Have you ever thought about how our primitive ancestors manage to travel without getting lost (although this happened a lot too, and led to the discovery of new regions of the planet) when they had no maps, compass or GPS?
The basic thing that they reied on was either the sun, the moon or the stars in the sky!
But what if it was cloudy and no way to locate the sun, the moon, or the stars?
Don’t worry, there are other landmarks that will help you find your direction, and you will learn all of these next.
1- The North Star Method
Sure you have learned this method in primary school or as a scout, and if you have forgotten it here’s how to do it:
1) Locate the Big Dipper constellation in the sky
The Big Dipper is formed by seven bright starts, they form the shape of a giant spoon in the sky!
2) Next, locate the furthest two stars in the “spoon” and then draw a straight line connecting these two stars (Called Merak and Dubhe).
Now continue with that line, it should end right at the North Star (Called Polaris).
3) Once you’ve found the North Star, get two sticks with different heights. Place the taller stick in the ground facing the North Star. A foot or two behind it insert the shorter stick in the ground in a way that the 2 sticks and the North Star are aligned.
4) Make sure the two sticks and the North Star are on the same line by lining your eye sight with the tops of the two sticks with the North Star, creating a virtual line in your mind that starts from the top of the short stick, passes by the top of the tall stick and finally setting on the North Star.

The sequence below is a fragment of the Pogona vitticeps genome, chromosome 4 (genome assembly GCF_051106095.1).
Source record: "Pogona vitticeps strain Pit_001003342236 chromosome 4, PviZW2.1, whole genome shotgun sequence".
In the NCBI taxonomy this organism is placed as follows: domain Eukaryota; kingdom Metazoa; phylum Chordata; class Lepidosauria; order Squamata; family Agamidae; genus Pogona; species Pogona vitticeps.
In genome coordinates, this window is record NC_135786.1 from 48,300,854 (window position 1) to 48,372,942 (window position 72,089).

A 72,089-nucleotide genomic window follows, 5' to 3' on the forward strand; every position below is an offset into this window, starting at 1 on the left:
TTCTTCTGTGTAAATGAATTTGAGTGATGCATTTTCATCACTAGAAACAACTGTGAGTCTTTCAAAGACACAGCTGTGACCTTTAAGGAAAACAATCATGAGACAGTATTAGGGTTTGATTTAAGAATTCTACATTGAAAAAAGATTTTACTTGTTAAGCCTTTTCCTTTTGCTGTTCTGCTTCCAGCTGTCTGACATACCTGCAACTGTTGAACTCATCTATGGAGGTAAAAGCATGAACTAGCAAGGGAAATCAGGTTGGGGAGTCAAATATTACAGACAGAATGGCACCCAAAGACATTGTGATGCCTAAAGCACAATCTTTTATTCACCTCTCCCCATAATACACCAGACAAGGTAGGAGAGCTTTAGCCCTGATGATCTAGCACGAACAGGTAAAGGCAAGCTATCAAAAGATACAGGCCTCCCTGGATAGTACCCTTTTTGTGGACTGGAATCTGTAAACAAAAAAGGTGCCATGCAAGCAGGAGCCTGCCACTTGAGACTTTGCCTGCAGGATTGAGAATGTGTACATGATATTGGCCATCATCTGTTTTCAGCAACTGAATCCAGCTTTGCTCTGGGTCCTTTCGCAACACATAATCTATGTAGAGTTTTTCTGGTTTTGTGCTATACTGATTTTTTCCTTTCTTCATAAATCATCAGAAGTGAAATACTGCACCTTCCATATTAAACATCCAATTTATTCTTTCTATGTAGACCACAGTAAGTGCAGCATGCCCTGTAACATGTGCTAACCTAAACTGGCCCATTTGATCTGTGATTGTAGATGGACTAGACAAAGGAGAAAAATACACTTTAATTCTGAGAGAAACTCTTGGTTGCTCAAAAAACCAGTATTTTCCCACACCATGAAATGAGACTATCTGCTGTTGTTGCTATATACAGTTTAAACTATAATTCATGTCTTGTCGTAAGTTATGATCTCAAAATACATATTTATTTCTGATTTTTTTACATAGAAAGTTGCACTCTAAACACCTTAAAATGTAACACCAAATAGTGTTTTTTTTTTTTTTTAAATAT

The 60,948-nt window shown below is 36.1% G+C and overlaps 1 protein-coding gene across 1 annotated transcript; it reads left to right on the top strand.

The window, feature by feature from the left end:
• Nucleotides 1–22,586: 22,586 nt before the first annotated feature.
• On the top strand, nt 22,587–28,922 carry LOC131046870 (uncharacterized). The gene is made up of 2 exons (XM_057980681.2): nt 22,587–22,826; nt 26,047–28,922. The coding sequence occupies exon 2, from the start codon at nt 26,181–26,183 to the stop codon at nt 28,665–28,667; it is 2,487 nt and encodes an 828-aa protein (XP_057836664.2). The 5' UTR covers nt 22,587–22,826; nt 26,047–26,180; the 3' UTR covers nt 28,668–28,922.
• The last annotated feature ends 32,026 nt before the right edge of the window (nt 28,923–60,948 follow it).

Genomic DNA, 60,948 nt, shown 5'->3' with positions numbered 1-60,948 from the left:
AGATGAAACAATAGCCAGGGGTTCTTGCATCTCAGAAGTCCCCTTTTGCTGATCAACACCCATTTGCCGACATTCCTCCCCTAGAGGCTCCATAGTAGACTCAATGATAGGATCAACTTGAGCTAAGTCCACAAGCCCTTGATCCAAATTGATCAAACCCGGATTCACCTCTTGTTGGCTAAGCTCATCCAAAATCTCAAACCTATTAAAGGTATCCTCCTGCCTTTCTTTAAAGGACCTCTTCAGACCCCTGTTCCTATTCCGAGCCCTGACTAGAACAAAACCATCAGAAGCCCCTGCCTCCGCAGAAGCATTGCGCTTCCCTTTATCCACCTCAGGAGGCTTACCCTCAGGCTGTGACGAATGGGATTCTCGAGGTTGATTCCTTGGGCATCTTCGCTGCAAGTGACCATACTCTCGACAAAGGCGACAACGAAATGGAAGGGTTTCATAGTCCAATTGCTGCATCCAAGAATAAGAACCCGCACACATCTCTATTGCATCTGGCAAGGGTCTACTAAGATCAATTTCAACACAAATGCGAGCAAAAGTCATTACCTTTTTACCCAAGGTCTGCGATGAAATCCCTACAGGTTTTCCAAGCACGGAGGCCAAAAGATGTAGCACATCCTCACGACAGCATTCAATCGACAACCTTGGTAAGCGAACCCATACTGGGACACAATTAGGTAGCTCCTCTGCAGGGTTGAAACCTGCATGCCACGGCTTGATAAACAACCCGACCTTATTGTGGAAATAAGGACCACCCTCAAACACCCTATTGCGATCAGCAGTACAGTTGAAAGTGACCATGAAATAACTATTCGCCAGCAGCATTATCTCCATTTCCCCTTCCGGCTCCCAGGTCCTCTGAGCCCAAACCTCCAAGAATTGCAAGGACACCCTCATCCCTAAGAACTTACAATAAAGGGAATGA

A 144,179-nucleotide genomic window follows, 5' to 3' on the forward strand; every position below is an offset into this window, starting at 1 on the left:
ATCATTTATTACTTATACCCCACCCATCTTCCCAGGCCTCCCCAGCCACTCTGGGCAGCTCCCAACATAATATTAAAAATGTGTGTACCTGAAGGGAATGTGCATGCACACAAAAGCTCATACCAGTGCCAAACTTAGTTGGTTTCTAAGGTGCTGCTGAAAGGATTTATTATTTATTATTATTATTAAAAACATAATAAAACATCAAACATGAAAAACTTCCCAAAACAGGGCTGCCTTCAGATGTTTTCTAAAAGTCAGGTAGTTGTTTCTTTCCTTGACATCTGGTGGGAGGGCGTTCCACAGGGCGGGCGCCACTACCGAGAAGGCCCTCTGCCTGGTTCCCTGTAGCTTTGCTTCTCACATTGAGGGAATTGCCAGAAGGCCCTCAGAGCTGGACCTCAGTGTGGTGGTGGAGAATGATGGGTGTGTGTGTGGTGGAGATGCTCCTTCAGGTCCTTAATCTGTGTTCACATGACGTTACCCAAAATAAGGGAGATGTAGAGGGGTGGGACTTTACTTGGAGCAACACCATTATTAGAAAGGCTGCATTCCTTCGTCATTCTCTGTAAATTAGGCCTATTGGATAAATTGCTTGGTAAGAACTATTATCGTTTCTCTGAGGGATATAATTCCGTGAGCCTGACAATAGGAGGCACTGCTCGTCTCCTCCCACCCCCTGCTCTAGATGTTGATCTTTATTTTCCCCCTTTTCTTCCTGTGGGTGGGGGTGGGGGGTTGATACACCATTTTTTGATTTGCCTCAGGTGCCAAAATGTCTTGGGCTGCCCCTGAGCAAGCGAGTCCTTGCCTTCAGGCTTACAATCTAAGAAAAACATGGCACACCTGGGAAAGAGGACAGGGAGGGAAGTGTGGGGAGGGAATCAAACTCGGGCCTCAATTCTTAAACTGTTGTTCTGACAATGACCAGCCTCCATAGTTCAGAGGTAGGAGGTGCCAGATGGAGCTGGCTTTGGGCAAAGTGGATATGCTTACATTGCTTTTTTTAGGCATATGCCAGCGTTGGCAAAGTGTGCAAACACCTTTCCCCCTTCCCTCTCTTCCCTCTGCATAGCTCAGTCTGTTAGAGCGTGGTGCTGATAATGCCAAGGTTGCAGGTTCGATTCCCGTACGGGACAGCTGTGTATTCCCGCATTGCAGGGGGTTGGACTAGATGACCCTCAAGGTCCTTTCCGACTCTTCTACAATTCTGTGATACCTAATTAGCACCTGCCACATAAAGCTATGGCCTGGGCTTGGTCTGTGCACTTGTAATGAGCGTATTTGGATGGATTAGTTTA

5) Draw a line on the ground that starts from the base of the shorter stick to the base of the longer stick, and continues forward. Great job! Now this line is pointing to the geographic north and will be your guide!
2- Two Sticks and a Random Star Method
In case you found a difficulty in spotting the North Star then using this method will be able to determine the geographical directions with any star you can spot at!
Here are the steps:
1) Place a short stick in the ground vertically.
2)Place a second taller stick just in front of the first stick.
3) Now bend down behind the first short stick and look at its top in a way that a virtual line will go from its peak point to the top of the other taller stick, and then to any star in the sky.
If you can’t see any star in the same line as the top of the two sticks, just keep moving the short stick till you can see that it lines up with the top of the taller stick and any star.
It’s better to line the two sticks with a star that doesn’t have too much other
4) Staying in your same position watch the star for a few minutes.
The direction where the star will move will determine your geographic position!
If the star moves up, you are facing east. If it moves down, you are facing west. If it moves right, you are facing south. If it moves left, you are facing north.
3- Watch Method
The only thing you will need for this method is an analog watch. Make sure the time is correct and that the watch works properly, unless the directions you will get won’t be correct!
Depending on whether you are in the northern hemisphere or the southern hemisphere, there are 2 different methods to use the watch to locate the north.
1) Hold your watch horizontally in a way that it’s facing the sky.
2) Keep turning it till the hour hand will be pointing at the sun. Now identify the halfway point between the hour hand and the “12” mark on the watch.
That direction is the south, which means the opposite is the north.
1) As for the Northern Hemisphere hold your watch making it facing the sky.
2) Now point the “12” mark to the sun. Identify the mid-way point between the “12” mark and the hour hand. That direction will be north.
Please always make sure that your watch is working properly and has the correct time.
For daylight savings time periods, make sure to fix your watch time by turning back the hour hand one hour.
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Do you totally agree with what i mentioned above ?
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